Despite the confusion that may surround panel requirements at other breed associations, ASA requires all AI sires and donors to be tested for any genetic conditions for which they are at risk. ASA will accept genetic condition testing from any association, but it’s possible their requirements are less stringent (e.g. Maine Anjou may only test for PHA and TH, but because the animal may have Angus or mixed-breed in their pedigree, they will be flagged as potential carriers for AM, NH, and CA and require subsequent testing at ASA).

*Most breed associations have their own AI/donor requirements, and while many overlap with ASA’s, it is always recommended to reach out to the ASA DNA team first.

Deceased Donor DNA Policy

ASA strongly encourages members to check Herdbook or call our offices to ensure all testing requirements are met before flushing a cow; however, we understand there are circumstances beyond anyone’s control.

If the cow was flushed before a sample was collected and run for the 100K, Herdbook will not allow registration of that calf. If there was DNA on the cow (i.e., there’s a sample on file for a simple trait test like coat color), it may be possible to request a sample pull at the lab to re-run the original sample for the necessary test(s). If no sample is available, please contact the ASA DNA staff to discuss options.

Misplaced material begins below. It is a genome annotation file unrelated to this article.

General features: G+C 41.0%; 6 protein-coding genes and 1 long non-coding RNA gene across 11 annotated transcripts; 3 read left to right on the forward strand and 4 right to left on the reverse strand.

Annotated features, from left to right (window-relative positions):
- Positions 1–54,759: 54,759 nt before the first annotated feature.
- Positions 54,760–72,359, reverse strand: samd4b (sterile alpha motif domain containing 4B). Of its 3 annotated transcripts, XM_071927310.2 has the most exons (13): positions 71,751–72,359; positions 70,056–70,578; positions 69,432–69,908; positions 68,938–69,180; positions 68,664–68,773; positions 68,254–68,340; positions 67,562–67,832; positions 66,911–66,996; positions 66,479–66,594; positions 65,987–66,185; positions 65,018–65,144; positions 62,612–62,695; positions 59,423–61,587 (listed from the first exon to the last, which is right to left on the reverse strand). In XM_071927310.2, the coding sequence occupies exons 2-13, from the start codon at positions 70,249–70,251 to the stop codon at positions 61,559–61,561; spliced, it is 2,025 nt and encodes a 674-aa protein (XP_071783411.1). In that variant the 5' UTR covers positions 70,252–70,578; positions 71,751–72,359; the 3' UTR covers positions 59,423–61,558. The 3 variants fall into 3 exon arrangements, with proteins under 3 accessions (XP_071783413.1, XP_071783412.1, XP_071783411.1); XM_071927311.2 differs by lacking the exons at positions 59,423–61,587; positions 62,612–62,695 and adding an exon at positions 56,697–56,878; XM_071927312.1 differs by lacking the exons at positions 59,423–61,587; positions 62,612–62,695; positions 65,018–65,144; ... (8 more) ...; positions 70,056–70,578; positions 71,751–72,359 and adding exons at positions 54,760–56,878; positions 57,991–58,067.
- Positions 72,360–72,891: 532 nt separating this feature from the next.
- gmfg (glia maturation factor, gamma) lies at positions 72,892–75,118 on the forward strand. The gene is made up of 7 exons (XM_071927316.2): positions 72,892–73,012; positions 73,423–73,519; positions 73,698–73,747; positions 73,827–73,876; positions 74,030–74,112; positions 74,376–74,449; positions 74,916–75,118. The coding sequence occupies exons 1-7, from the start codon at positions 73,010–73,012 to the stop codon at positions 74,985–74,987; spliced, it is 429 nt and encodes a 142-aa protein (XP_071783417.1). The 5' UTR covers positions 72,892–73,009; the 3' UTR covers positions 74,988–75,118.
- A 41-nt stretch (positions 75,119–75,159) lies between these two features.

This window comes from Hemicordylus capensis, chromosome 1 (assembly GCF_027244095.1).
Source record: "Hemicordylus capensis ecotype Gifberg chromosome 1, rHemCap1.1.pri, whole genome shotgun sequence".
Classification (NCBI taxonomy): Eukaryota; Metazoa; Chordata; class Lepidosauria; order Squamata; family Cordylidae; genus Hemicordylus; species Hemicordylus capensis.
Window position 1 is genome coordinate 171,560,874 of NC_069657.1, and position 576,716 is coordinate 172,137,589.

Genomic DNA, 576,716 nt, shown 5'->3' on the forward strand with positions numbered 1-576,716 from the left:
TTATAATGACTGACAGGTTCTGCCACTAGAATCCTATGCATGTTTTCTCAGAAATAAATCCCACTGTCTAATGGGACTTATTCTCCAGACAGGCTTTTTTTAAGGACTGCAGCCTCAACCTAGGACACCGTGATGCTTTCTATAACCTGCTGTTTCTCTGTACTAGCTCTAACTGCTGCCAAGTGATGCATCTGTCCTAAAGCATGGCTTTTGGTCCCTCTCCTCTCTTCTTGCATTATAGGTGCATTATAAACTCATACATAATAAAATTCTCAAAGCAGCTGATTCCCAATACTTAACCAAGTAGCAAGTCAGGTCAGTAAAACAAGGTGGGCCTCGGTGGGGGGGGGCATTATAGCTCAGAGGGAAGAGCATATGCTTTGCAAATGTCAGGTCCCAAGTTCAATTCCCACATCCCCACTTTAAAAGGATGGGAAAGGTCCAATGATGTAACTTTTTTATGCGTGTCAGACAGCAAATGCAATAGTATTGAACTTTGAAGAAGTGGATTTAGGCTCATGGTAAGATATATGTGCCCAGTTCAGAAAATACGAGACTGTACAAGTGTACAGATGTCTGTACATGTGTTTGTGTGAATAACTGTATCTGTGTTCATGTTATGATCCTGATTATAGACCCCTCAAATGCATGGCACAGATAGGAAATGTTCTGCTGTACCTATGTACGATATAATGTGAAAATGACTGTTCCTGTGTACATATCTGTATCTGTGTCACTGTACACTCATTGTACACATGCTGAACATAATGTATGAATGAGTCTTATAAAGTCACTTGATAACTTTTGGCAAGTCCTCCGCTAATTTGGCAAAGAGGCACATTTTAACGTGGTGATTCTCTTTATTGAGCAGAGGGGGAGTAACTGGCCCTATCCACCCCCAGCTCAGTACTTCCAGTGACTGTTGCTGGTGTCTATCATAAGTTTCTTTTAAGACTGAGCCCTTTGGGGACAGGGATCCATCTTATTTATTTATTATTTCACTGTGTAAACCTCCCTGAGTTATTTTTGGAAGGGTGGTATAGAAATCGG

Genetic Condition Testing

ASA now offers an easy, straightforward way to track genetic conditions in your herd through TraitTrac! Simply search for the animal in Herdbook using their ASA registration number, then select “Genetic Detail” in the “Reports” box below the pedigree to view which conditions an animal may be at risk for based on their pedigree. ASA tracks for seven conditions by pedigree (NH, AM, CA, PHA, TH, DD, and OS), all of which have the potential to place an animal on genetic hold (GH) if they are deemed a population risk. In addition to the genetic conditions reporting, TraitTrac also reports testing and risk for the red gene, diluter, horned/polled/scurred gene, and more!

ASA requires all sires and donor dams be tested for genetic conditions. If a sire or donor dam contains one-eighth of a suspect breed population (e.g., Angus is automatically tracked for NH, AM, and CA) and is designated a population risk or carrier, that animal must be tested for all flagged conditions listed in TraitTrac. Regardless of the results of the testing, the animal’s record will be updated after testing, progeny will be eligible for registration, and certificates will be issued.

For any natural calf (not an embryo) placed on a genetic hold, the condition risk is always tracked from the sire’s side. ASA recommends genetic condition testing as far back on the sire’s pedigree as possible — this not only potentially clears the calf placed on a genetic hold, but can clear generations before it as well. For any embryo transfer (ET), both the sire and donor dam must be tested for any tracked conditions.